XXVI “gathered” = sunago. From sun (with, together with, closely associated) + ago (to lead, bring, carry, guide, go, drive). This is to lead together and so to assemble, bring together, welcome with hospitality, or entertain. In the sense of assembly, this is the root of the word “synagogue.”
XXVII “traveled” = apodemeo. 6x in NT. From apodemos (to go abroad, sojourn in a foreign country); {from apo (from, away from) + demos (district, multitude, rabble, assembly; Greeks bound by similar laws or customs); {from deo (to tie, bind, compel, declare unlawful)}}. This is to travel abroad, be away from home. This word shares a root with “democracy” and “Nicodemus.”
XXVIII “distant” = makros. 6x in NT. This is long, far away, lasting a long time.
XXIX “country” = chora. From chasma (gap, gulf, chasm, open space); from chasko (to gape, yawn). This is space, land, region, fields, open area – the countryside in contrast to the town.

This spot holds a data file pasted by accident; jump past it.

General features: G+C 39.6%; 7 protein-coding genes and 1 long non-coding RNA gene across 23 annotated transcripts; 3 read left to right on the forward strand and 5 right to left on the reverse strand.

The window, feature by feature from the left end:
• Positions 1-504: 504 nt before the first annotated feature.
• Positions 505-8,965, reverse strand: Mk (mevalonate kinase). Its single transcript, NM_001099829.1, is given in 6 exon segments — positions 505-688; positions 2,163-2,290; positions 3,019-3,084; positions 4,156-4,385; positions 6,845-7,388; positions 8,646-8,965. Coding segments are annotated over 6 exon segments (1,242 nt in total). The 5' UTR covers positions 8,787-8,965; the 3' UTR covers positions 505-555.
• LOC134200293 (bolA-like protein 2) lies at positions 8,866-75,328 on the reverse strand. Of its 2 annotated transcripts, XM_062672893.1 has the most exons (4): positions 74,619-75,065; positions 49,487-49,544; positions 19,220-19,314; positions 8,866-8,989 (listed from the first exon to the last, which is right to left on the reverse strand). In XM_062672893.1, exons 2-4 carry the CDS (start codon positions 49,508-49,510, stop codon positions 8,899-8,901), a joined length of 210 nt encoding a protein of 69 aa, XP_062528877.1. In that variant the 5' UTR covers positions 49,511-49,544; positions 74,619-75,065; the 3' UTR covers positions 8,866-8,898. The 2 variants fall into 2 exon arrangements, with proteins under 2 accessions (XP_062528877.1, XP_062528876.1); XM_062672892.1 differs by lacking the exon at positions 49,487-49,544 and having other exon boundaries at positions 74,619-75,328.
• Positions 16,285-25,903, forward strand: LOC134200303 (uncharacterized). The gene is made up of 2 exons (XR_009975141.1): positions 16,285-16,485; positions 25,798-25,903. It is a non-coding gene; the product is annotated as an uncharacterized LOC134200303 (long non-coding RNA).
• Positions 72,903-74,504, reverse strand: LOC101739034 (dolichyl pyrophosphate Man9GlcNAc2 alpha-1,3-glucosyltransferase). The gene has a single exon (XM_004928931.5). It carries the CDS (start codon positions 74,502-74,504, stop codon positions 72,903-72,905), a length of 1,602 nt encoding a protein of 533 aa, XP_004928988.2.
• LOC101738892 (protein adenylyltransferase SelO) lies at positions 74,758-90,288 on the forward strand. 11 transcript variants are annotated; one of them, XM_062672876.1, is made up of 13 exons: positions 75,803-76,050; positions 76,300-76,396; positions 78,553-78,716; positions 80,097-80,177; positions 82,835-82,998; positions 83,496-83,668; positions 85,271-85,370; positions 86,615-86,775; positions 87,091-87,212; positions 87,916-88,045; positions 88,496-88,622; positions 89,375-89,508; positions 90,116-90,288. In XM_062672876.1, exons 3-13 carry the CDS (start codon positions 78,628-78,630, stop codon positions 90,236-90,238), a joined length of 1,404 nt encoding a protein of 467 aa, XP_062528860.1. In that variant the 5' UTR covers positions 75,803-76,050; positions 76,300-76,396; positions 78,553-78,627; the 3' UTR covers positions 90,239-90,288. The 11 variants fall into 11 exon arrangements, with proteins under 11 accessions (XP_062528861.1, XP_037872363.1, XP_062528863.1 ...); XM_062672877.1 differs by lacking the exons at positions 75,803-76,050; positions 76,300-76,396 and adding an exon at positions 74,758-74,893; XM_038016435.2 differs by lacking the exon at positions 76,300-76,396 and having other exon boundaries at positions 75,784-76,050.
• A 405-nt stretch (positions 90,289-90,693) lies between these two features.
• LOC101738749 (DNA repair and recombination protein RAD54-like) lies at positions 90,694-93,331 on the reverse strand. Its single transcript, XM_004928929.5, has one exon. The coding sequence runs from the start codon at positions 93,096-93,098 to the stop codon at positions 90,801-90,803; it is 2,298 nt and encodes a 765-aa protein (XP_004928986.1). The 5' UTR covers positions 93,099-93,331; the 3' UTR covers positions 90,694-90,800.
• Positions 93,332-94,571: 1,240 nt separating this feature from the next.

and there he squanderedXXX his propertyXXXI in dissoluteXXXII living.XXXIII 

Notes on verse 13b

XXX “squandered” = diaskorpizo. 9x in NT. From dia (through, on account of, across, thoroughly) + skorpizo (to scatter, distribute, dissipate, waste). This is to separate or disperse. Figuratively, it can be squander or waste.
XXXI “property” = ousia. Same as “property” in v12. See note XX above.
XXXII “dissolute” = asotos. 1x in NT. From the same as asotia (profligacy, unsaved); {from a (not, without) + sozo (to save, heal, rescue); {from sos (safe, well, rescued)}}. This is literally something that can’t be saved or something that is wasted. Figuratively, is is prodigally or riotous.
XXXIII “living” = zao. This is to live literally or figuratively. It is used for life including the vitality of humans, plants, and animals – it is life physical and spiritual and life everlasting.